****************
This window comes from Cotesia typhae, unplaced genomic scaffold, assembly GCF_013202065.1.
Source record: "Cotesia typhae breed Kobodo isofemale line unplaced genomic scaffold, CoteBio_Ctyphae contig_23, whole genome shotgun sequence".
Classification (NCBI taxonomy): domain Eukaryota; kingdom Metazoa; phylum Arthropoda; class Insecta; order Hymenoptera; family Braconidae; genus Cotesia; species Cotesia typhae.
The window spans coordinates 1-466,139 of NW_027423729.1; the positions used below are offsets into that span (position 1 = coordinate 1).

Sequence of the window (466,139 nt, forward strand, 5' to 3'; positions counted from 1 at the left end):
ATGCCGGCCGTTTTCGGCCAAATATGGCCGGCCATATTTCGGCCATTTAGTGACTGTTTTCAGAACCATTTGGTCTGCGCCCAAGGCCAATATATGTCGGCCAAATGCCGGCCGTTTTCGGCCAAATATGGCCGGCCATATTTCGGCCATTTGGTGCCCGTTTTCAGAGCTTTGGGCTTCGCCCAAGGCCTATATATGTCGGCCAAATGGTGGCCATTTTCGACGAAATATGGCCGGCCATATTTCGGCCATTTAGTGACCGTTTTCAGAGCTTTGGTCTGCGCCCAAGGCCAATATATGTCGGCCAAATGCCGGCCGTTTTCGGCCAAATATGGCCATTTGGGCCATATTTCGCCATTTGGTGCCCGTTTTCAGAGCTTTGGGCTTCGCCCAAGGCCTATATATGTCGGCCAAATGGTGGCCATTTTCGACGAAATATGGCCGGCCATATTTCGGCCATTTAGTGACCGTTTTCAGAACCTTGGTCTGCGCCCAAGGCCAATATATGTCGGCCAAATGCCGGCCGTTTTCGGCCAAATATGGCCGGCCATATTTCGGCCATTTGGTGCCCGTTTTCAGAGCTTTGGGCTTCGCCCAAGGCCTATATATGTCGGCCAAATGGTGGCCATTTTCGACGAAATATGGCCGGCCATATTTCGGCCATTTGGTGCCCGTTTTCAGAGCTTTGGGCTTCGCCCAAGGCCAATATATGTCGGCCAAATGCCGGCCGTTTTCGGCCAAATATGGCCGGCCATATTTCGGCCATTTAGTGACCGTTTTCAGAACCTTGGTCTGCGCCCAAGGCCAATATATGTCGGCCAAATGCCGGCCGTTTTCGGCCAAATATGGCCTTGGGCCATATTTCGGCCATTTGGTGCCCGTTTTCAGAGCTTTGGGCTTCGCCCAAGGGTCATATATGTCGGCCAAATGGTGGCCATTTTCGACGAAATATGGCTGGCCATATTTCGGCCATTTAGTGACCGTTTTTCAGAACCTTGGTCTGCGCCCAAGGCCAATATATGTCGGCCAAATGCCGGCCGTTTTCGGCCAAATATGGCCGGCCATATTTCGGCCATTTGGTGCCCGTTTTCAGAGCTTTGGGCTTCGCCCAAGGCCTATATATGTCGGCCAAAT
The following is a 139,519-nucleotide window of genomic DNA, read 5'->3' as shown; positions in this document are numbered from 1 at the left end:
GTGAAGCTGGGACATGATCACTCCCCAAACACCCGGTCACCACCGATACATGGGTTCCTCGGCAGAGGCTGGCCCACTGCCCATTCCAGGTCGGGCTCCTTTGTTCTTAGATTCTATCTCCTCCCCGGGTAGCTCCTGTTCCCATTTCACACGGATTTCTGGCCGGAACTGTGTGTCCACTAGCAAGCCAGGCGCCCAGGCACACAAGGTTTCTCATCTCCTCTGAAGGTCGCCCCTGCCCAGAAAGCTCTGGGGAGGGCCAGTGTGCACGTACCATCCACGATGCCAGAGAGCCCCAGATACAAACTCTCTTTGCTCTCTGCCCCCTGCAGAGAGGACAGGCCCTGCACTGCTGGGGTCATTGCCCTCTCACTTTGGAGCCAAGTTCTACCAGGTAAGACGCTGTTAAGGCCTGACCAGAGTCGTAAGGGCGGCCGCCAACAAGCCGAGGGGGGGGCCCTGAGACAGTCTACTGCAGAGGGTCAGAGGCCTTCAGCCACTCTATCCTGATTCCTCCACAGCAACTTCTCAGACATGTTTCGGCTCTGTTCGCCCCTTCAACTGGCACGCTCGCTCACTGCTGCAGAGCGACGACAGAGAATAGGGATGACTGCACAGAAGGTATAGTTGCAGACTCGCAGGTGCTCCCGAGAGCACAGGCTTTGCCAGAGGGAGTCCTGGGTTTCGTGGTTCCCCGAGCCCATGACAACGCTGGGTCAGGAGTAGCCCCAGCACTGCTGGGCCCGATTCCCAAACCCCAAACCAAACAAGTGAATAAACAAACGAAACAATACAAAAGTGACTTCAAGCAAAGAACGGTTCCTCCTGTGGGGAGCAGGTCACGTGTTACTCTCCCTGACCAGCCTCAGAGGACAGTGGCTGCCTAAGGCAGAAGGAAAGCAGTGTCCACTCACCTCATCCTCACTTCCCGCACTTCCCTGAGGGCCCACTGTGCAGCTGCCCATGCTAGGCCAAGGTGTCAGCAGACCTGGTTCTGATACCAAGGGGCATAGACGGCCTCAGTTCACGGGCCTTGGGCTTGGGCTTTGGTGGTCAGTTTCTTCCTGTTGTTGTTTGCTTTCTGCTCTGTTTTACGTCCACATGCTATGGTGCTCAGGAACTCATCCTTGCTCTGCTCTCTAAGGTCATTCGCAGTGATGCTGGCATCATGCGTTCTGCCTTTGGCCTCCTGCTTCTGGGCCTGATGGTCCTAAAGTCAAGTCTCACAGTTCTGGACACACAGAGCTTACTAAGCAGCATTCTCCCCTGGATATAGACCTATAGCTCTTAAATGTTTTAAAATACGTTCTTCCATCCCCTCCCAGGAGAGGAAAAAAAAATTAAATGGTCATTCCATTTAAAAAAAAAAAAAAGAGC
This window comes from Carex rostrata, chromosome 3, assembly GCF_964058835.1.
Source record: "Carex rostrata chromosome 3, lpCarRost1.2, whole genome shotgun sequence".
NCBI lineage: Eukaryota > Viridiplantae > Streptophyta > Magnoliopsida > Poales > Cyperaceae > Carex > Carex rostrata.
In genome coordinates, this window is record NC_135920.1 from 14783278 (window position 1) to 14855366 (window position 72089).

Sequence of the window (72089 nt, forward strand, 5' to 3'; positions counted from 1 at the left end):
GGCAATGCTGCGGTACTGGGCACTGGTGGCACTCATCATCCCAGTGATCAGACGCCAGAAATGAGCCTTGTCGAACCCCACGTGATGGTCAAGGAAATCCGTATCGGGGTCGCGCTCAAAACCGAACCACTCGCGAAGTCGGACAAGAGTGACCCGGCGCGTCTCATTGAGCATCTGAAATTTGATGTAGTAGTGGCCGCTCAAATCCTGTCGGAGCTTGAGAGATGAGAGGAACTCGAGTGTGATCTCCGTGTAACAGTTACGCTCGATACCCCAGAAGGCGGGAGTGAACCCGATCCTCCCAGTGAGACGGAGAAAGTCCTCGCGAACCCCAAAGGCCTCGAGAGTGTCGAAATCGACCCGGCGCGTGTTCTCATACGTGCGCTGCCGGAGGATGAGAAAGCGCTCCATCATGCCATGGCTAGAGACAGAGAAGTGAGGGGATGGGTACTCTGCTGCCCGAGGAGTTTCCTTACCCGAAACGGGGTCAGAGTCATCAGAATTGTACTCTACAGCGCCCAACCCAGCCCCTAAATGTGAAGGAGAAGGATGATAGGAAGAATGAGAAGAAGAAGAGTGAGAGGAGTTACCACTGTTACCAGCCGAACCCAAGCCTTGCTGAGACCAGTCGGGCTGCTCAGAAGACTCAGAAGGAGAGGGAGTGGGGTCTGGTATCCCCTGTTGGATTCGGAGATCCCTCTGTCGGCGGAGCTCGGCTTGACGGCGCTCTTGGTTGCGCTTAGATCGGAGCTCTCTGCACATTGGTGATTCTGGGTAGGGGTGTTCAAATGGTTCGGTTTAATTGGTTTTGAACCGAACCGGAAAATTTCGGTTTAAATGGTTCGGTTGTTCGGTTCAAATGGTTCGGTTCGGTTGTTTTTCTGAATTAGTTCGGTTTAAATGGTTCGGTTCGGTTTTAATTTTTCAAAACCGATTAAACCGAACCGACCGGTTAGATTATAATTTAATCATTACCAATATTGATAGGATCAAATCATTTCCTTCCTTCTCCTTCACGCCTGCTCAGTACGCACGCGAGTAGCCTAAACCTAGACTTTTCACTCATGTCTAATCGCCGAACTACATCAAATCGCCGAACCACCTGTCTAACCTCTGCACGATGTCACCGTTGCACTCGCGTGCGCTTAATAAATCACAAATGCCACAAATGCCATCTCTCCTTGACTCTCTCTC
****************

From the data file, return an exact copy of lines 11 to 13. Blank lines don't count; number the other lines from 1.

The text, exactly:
NCBI lineage: Eukaryota > Viridiplantae > Streptophyta > Magnoliopsida > Poales > Cyperaceae > Carex > Carex rostrata.
In genome coordinates, this window is record NC_135920.1 from 14783278 (window position 1) to 14855366 (window position 72089).

Sequence of the window (72089 nt, forward strand, 5' to 3'; positions counted from 1 at the left end):